For mystery fans, Boucheron is the literary event of the year and this year’s host is Cleveland. Four days of special events, authors, fans, and fun will come together here all drawn by the lure of the mystery. Guests of honor this year include Elizabeth George, Robin Cook, Mary Higgins Clark, Les Roberts, Doris Ann Norris, and John Connollly. In addition to the authors, attendees will find the more than a dozen dealers in the Book Room, the Shamus Awards Banquet, a special panel of authors on Saturday for luncheon, an evening with the authors, a live and a silent auction, and a night of go-kart racing.
Location: San Francisco, California
Site: Various venues throughout the city
Date: October 5-13
An astonishing 163 events with more than 850 fiction and nonfiction authors, poets and thinkers, memoirists and linguists, and mystery, romance and speculative fiction writers (with 450 of them packed into the closing night event known as the Lit Crawl) over eight days—and most of it is free! This festival is unique and it is worth seeking out. Among their special events are Off the Richter Scale which opens the festival, Words and Pictures: A Cultural Stroll Through Yerba Buena, Berkeley Ramble, the Art of Writing series, and Bagels & Bloodies “Hair of the Dog” Writing Workshops. Don’t miss this one!
Location: Collingswood, New Jersey
Site: Haddon Avenue
Festival: Collingswood Book Festival
Date: October 6
Fifty adult, young adult, and children’s authors and poets headline what they term “a big literary event with a small-town, friendly ambience.” They certainly have a lot going on over the six blocks of the main street where booksellers, storytellers, poetry readings, workshops, exhibitors, kid-friendly activities, and entertainment for all ages will be happening from There is also a “Remake Your Book” contest to see who can turn old, unwanted books into awesome art and a Young Poets Competition.
Location: Pasadena, California
Site: Pasadena Center’s Exhibit Hall A
Festival: Pasadena Antiquarian Book, Print, Photo And Paper Fair
Date: October 6-7
Sixty-seven dealers in antiquarian, rare and modern first edition books as well as prints, posters, vintage photographs, autographs, fine graphics, maps, manuscripts, and other ephemera will be here to share, talk about, and sell their wares. Admission is $8.00 with those aged 62 and above $5.00; free return privileges included. Saturday hours are 10:00 am to 6:00 pm and Sunday hours are 11:00 am to 4:00 pm.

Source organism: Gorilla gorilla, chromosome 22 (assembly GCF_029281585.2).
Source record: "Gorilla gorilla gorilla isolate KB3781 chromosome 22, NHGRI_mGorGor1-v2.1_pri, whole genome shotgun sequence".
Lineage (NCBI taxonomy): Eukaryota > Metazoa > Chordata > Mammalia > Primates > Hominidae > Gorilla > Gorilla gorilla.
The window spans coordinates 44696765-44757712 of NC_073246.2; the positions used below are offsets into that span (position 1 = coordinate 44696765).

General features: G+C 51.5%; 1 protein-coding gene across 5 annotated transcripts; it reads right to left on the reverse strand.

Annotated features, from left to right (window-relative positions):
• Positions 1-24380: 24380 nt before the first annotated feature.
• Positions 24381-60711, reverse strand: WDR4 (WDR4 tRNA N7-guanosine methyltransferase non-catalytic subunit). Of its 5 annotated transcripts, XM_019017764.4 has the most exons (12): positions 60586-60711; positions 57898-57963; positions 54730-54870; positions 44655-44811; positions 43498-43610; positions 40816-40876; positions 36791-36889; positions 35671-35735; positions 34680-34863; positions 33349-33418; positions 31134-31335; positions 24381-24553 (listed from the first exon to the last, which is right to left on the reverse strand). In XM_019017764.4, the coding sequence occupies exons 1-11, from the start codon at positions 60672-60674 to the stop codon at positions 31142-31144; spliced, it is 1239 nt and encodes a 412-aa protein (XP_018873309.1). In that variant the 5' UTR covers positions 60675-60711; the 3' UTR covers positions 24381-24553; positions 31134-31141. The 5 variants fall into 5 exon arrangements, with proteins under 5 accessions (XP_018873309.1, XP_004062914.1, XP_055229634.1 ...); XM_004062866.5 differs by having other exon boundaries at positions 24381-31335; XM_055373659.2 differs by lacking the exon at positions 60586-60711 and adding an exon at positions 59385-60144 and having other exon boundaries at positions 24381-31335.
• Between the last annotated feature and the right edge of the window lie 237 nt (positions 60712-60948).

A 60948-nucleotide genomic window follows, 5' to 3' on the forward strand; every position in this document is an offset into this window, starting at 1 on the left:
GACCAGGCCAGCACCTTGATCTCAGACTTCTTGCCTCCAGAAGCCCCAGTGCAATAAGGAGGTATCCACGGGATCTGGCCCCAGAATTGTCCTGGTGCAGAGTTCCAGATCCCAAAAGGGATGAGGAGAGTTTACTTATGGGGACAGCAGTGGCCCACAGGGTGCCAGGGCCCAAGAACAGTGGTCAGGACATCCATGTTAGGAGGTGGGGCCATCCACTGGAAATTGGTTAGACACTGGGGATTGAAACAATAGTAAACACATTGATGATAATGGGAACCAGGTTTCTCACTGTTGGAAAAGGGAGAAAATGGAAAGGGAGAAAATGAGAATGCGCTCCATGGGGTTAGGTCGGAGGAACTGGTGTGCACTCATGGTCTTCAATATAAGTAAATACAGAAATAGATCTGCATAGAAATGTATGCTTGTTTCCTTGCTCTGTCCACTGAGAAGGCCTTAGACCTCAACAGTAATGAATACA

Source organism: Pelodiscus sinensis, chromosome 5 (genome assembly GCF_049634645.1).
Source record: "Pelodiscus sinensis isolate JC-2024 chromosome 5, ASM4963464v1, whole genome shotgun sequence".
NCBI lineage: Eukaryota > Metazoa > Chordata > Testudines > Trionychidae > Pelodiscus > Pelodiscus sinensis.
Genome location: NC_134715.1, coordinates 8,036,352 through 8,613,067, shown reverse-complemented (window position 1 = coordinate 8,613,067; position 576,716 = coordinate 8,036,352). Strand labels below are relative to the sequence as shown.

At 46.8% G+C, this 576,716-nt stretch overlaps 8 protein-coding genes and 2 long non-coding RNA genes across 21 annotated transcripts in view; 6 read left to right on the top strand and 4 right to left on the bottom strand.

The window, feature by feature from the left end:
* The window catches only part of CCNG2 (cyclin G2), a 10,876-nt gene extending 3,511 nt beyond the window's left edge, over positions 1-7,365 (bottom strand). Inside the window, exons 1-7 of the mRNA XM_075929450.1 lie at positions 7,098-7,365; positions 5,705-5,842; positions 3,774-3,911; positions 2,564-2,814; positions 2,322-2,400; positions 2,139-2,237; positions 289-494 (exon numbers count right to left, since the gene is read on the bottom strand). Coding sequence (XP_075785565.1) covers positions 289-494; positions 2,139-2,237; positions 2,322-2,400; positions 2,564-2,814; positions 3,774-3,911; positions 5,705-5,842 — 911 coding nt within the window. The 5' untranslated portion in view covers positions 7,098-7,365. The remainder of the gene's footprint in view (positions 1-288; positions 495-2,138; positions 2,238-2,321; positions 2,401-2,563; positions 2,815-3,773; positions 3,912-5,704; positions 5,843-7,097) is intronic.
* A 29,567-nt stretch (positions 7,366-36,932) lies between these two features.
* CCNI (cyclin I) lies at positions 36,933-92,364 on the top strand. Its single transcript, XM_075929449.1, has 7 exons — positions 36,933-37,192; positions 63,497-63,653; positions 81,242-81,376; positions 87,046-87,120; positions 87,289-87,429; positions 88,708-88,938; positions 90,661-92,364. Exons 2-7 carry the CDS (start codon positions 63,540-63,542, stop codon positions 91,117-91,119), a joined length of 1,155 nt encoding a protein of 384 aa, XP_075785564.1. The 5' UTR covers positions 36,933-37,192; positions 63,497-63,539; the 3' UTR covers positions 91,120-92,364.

Location: Allentown, Pennsylvania
Site: Agricultural Hall, Allentown Fairgrounds
Festival: Allentown Paper, Book & Advertising Show
Date: October 6-7
From 9:00 am to 5:00 pm on Saturday and 9:00 to 3:00 on Sunday, 170 dealers in rare and antique books, vintage postcards, pop culture memorabilia, vintage labels, and collectible magazines and newspapers will gather to share their wares with attendees. Admission cost is $7 ($6 with a printable admission coupon).
Location: Lansing, Michigan
Site: Lansing Center
Festival: Michigan Antiquarian Book & Paper Show
Date: October 7
Around seventy dealers in collectible books and ephemera are here to share their wares with attendees. Admission is $4.50 and those aged 13 and under are admitted free of charge.
- The Silent Traveller in Paris by Chaing Yee. Published in the U.S, in 1959, this was the ninth in a well-received twelve-part series, The Silent Traveller. I’m not far in but finding it interesting.
The Pub House:
Osprey Publishing is a British house focusing on military history covering nearly the entire period of human history from ancient to modern as well as specialties in aviation and naval. Among their newest releases are Spartan Warrior 735-331 BC. Their culture used serfs and non-citizens to perform all manual labor, leaving the Spartan men free to concentrate on their training for warfare—which they did well, earning a reputation as the best-trained, perfectly-organized, and most-feared warriors of ancient world. Moving up to the seventeenth century, Pirate: The Golden Age focuses on life in what has been termed the “Golden Age of Piracy,” when these sea-bound men (and a few women) operated. How they were recruited, operated, what they looked like, and their prospects are only a few of the harsher realities behind the myths that are detailed through the use of reports, trial proceedings, courtroom testimony, letters and diaries, and archaeological evidence. And for those of a certain age, the word Vietnam can still take one’s breath away. In Tunnel Rat in Vietnam, the author details the infamous and vast tunnel complexes used by the Viet Cong. Their detection and destruction was essential to the war effort, and the story of how volunteer infantrymen became formalized units of “tunnel exploration personnel” is based on the men’s stories of their role, their training and equipment, and their tactics.
Imaging Books & Reading:
The Iliad is one of the most famous of ancient stories, printed and reprinted for new generations of readers. But how many have seen the original manuscript? Now you can, thanks to Harvard Library. Here is one fragment of one leaf from a papyrus roll consisting of forty-two partial lines of text.
Will Ashford is a man who turns discarded old books into art but not in the more common, albeit spectacular, way many do. “When I find a good candidate,” he writes, “I explore every page. Like an archeologist I hunt for the words that speak to me with new meaning. Intuitively, one word at a time, they turn into a kind of haiku or philosophical poetry that I can call my own.
“At some unpredictable point along the way, in my mind, the images start to invent themselves. Using colored vellums, graphite and or India ink to highlight or obscure my words; I create the image of that invention. Though I strive to make each document visually engaging I find it is the words that I value most.”
Until next week, read well, read often and read on!